Marshall JCM800

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The JCM800 series (Model 2210 and others) is a line of guitar amplifiers made by Marshall Amplification. First built in 1981, the JCM800 became a staple of 1980s hard rock music;[1] notable users include "Slayer, Anthrax, Judas Priest, Iron Maiden, and about any other '80s hard rock/metal band".[1]

History[edit]

In 1981, Marshall finally reached the end of its 15-year distribution deal with Rose-Morris, which had severely limited its potential to sell amplifiers outside of England; Rose-Morris tagged 55% onto the sticker price for exported models. The JCM800 was the first series produced after the contract expired. The name comes from Jim Marshall's initials, "J.C.M.", coupled with the meaningless "800" from the number plate on his car. It was later noted that "800" stood for the decade. For example, the JCM900 was released in 1990 and the JCM2000 was released in 2000.[1]

The series included head amplifiers with matching cabinets, as well as combos, and was produced until the 1990s.[1] It quickly became a very successful amplifier, and ubiquitous among hard rock and heavy metal bands.[2]

Description[edit]

These were the second series of Marshalls equipped with a master volume, which allowed for more distortion at lower volumes. Compared to the earlier "Master Volume" series, they offered some advantages, including the possibility to be patched internally and linked with other amplifiers.[3] The first JCM800s were in fact Master Volume amplifiers (Models 2203 and 2204, at 100 and 50 watts respectively), repackaged in new boxes with new panels. Soon, however, the Model 2210 appeared on the market.[4] These were equipped with two channels, which could be activated via a foot switch, allowing for separate lead and rhythm sounds. They also had an effects loop and reverb, also a first for Marshall.[2]

Initially, users complained that the amplifiers (used with the standard Marshall cabinets) sounded flat compared to the older Marshalls, until it was discovered (by accident) that the fault was with the speakers: The new cabs had been equipped with a new kind of Celestion speakers. Marshall quickly reverted to the older Celestions.[2] Still, some users prefer the pre-JCM800 amplifiers, claiming that those have a warmer, less "brittle" sound.[3]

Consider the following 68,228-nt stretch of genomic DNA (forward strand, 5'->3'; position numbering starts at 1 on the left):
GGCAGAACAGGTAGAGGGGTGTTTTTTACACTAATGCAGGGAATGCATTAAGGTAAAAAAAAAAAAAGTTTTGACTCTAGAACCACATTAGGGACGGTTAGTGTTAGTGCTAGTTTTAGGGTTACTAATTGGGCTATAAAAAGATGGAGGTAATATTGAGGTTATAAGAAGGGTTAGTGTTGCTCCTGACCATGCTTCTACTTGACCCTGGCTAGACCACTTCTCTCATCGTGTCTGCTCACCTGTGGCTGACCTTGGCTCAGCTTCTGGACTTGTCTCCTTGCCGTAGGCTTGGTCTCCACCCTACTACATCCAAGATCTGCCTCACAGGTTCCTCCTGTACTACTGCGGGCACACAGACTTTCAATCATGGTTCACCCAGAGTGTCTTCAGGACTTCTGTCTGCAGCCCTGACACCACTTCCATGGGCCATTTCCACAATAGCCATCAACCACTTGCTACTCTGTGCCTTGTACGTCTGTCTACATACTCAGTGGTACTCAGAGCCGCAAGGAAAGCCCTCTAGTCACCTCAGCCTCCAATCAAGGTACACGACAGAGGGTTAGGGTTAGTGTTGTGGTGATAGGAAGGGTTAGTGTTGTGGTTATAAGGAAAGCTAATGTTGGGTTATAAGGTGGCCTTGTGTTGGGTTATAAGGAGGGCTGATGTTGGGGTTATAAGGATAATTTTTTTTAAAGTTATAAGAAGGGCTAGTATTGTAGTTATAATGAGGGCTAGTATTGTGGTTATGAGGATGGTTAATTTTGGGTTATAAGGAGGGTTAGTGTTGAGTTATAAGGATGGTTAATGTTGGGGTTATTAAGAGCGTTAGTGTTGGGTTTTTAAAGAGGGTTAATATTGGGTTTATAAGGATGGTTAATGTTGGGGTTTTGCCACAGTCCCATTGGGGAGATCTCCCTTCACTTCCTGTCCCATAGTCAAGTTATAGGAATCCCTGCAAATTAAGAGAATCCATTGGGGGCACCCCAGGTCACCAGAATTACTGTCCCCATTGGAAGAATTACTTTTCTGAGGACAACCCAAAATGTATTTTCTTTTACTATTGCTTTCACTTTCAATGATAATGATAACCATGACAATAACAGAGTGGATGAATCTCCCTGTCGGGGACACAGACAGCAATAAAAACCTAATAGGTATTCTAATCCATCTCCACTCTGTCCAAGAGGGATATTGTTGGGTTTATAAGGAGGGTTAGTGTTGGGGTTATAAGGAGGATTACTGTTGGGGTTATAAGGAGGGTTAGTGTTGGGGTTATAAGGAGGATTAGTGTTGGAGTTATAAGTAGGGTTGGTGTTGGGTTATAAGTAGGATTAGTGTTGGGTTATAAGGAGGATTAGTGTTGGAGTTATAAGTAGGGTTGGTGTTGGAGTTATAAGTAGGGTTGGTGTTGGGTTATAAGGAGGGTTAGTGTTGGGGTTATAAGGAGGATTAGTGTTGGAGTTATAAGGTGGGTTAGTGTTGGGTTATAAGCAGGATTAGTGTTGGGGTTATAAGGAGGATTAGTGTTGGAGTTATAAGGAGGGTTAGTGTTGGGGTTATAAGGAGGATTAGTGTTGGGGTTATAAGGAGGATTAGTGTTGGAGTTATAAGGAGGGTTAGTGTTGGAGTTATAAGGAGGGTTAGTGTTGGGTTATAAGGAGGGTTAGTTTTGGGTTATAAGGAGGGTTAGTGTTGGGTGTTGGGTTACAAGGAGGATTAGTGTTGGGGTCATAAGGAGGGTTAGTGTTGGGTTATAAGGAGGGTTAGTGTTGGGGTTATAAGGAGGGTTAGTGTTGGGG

The amplifier was equipped with EL34 valves (tubes) for amps sold in the UK and 6550 tubes for amps exported to the United States.[3] The JCM800 is considered a "hot" amplifier because it has more gain stages than comparable amplifiers, and in "lead" mode (in the "high" input), an extra triode provides extra gain to the pre-amplifier, which "made for one hot rock amp".[5]

Notable users[edit]

References[edit]

  1. ^ a b c d e f g h i j k l m n o p q r Maloof, Rich (2004). Jim Marshall, father of loud: the story of the man behind the worlds most famous guitar amplifiers. Hal Leonard. pp. 211–14. ISBN 978-0-87930-803-2. 
  2. ^ a b c d e f Pittman, Aspen (2003). The Tube Amp Book. Hal Leonard. p. 75. ISBN 978-0-87930-767-7. 
  3. ^ a b c Boehnlein, John (1998). The High Performance Marshall Handbook: A Guide to Great Marshall Amplifier Sounds. Bold Strummer. pp. 10–12. ISBN 978-0-933224-80-3. 
  4. ^ Fliegler, Ritchie; Jon F. Eiche (1993). Amps!: the other half of rock 'n' roll. Hal Leonard. p. 46. ISBN 978-0-7935-2411-2. 
  5. ^ Hunter, Dave (2005). The guitar amp handbook: understanding tube amplifiers and getting great sounds. Hal Leonard. pp. 46–47. ISBN 978-0-87930-863-6. 
  6. ^ Kies, Chris (May 2013). "Rig Rundown - Green Day's Billie Joe Armstrong". Premier Guitar. Retrieved 14 May 2013. 
  7. ^ a b Jeff Kitts, Brad Tolinski, ed. (2002). Guitar World presents Nu-Metal. Hal Leonard. pp. 15, 88. ISBN 978-0-634-03287-5. 
  8. ^ Kies, Chris (March 2013). "Interview: Brett Gurewitz of Bad Religion - Premier Guitar". Premier Guitar. Retrieved 1 May 2013. 
  9. ^ "Gitarist Gearchat: Mastodon's Bill Kelliher". 

External links[edit]